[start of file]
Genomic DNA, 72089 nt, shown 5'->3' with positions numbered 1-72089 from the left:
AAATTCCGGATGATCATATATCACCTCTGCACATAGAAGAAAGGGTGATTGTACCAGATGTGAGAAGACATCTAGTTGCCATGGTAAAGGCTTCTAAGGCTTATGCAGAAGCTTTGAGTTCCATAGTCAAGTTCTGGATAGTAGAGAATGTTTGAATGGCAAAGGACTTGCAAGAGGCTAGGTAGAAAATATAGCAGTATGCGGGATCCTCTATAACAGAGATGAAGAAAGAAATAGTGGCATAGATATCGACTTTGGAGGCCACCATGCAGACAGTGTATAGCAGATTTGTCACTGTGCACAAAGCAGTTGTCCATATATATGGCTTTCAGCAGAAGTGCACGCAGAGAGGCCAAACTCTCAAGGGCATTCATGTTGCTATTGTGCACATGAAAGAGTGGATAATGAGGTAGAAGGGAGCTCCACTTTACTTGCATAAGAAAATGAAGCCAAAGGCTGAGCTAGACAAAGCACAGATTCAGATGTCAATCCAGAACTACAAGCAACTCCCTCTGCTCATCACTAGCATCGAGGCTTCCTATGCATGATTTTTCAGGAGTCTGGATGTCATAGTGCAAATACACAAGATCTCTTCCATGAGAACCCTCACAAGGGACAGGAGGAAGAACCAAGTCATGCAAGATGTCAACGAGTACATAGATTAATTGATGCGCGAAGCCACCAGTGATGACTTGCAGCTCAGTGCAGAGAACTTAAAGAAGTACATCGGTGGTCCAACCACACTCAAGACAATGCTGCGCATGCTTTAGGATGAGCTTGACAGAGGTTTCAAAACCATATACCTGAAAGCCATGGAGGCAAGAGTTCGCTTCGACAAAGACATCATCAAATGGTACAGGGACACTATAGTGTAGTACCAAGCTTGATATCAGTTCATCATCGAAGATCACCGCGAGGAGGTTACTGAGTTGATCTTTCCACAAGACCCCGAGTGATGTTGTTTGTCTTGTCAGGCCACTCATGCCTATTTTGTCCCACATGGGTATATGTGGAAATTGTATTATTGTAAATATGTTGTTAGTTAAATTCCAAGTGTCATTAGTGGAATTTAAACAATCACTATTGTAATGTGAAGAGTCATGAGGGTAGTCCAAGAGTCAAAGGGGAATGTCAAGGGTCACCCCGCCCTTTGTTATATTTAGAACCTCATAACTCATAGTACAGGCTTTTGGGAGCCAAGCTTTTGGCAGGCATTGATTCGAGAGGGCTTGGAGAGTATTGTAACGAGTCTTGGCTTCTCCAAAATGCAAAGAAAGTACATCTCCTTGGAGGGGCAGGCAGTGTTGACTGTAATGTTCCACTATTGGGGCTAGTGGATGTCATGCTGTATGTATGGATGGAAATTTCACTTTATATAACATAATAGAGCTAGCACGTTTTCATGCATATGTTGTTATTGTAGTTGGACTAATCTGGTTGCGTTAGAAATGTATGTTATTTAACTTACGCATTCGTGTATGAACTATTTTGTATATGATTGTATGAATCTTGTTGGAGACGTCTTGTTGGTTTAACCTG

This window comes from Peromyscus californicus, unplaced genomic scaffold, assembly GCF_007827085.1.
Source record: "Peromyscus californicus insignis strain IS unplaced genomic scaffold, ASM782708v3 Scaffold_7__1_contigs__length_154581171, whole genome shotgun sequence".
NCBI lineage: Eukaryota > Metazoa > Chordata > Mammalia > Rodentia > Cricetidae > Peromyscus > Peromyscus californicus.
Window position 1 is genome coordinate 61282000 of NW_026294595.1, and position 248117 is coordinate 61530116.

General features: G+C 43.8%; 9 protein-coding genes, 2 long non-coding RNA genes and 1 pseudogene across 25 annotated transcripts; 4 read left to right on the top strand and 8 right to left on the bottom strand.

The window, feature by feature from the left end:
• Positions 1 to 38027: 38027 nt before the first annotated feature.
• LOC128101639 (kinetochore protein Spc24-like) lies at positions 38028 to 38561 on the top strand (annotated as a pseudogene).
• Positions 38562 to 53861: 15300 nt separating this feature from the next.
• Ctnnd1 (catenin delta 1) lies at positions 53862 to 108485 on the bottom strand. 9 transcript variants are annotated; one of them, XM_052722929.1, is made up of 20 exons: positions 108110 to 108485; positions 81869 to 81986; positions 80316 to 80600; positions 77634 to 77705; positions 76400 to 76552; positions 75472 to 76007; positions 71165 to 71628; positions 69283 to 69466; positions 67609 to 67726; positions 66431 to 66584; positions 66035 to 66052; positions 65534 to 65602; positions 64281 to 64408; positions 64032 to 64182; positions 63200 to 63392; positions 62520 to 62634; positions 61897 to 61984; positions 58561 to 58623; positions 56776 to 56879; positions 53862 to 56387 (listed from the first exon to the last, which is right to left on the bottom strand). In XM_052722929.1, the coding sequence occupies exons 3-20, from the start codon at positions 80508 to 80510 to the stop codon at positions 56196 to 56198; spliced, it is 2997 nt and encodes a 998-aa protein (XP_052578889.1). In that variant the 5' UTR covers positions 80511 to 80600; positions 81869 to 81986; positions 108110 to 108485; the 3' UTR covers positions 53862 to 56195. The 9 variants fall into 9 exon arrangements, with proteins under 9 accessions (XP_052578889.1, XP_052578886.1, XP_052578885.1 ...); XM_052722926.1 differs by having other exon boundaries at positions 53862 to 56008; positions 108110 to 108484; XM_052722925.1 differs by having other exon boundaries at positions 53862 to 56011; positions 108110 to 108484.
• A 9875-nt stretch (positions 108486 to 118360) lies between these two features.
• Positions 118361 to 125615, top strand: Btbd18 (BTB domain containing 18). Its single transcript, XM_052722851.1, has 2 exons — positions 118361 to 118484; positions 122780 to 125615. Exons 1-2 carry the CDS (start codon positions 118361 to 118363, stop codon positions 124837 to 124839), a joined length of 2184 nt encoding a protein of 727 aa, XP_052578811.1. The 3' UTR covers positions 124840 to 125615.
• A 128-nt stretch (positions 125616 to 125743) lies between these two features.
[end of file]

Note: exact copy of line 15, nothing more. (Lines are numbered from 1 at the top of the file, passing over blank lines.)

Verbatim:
• A 128-nt stretch (positions 125616 to 125743) lies between these two features.